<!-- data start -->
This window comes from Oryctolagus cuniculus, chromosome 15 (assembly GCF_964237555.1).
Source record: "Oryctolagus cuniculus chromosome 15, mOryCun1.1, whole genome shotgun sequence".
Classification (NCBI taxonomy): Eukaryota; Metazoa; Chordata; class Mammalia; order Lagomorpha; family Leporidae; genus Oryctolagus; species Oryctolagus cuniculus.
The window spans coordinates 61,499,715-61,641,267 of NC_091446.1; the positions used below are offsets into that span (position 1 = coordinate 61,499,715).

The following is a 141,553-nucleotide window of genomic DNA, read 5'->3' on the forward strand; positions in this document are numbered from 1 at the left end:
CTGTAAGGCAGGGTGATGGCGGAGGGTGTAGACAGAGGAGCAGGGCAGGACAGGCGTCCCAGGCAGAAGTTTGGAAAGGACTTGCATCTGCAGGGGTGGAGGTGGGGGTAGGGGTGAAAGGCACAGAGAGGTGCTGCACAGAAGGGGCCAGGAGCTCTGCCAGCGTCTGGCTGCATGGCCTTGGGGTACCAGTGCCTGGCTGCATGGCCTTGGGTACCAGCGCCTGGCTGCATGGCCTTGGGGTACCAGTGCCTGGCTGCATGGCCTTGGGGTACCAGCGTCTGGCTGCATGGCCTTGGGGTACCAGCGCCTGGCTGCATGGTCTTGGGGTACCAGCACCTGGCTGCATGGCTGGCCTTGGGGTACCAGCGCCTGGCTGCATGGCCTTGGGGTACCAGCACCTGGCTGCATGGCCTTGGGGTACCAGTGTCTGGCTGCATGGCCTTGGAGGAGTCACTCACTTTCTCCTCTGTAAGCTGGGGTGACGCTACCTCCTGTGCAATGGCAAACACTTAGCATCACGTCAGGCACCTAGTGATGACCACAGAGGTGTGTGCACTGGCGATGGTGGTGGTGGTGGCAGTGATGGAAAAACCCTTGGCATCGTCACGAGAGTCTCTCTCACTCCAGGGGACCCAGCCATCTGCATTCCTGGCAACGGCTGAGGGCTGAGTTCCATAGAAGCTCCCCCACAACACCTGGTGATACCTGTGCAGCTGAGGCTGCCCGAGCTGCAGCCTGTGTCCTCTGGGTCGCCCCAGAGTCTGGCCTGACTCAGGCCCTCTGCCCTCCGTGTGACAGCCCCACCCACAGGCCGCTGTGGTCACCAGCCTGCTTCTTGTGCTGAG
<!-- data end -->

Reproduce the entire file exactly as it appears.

This window comes from Oryctolagus cuniculus, chromosome 15 (assembly GCF_964237555.1).
Source record: "Oryctolagus cuniculus chromosome 15, mOryCun1.1, whole genome shotgun sequence".
Classification (NCBI taxonomy): Eukaryota; Metazoa; Chordata; class Mammalia; order Lagomorpha; family Leporidae; genus Oryctolagus; species Oryctolagus cuniculus.
The window spans coordinates 61,499,715-61,641,267 of NC_091446.1; the positions used below are offsets into that span (position 1 = coordinate 61,499,715).

The following is a 141,553-nucleotide window of genomic DNA, read 5'->3' on the forward strand; positions in this document are numbered from 1 at the left end:
CTGTAAGGCAGGGTGATGGCGGAGGGTGTAGACAGAGGAGCAGGGCAGGACAGGCGTCCCAGGCAGAAGTTTGGAAAGGACTTGCATCTGCAGGGGTGGAGGTGGGGGTAGGGGTGAAAGGCACAGAGAGGTGCTGCACAGAAGGGGCCAGGAGCTCTGCCAGCGTCTGGCTGCATGGCCTTGGGGTACCAGTGCCTGGCTGCATGGCCTTGGGTACCAGCGCCTGGCTGCATGGCCTTGGGGTACCAGTGCCTGGCTGCATGGCCTTGGGGTACCAGCGTCTGGCTGCATGGCCTTGGGGTACCAGCGCCTGGCTGCATGGTCTTGGGGTACCAGCACCTGGCTGCATGGCTGGCCTTGGGGTACCAGCGCCTGGCTGCATGGCCTTGGGGTACCAGCACCTGGCTGCATGGCCTTGGGGTACCAGTGTCTGGCTGCATGGCCTTGGAGGAGTCACTCACTTTCTCCTCTGTAAGCTGGGGTGACGCTACCTCCTGTGCAATGGCAAACACTTAGCATCACGTCAGGCACCTAGTGATGACCACAGAGGTGTGTGCACTGGCGATGGTGGTGGTGGTGGCAGTGATGGAAAAACCCTTGGCATCGTCACGAGAGTCTCTCTCACTCCAGGGGACCCAGCCATCTGCATTCCTGGCAACGGCTGAGGGCTGAGTTCCATAGAAGCTCCCCCACAACACCTGGTGATACCTGTGCAGCTGAGGCTGCCCGAGCTGCAGCCTGTGTCCTCTGGGTCGCCCCAGAGTCTGGCCTGACTCAGGCCCTCTGCCCTCCGTGTGACAGCCCCACCCACAGGCCGCTGTGGTCACCAGCCTGCTTCTTGTGCTGAG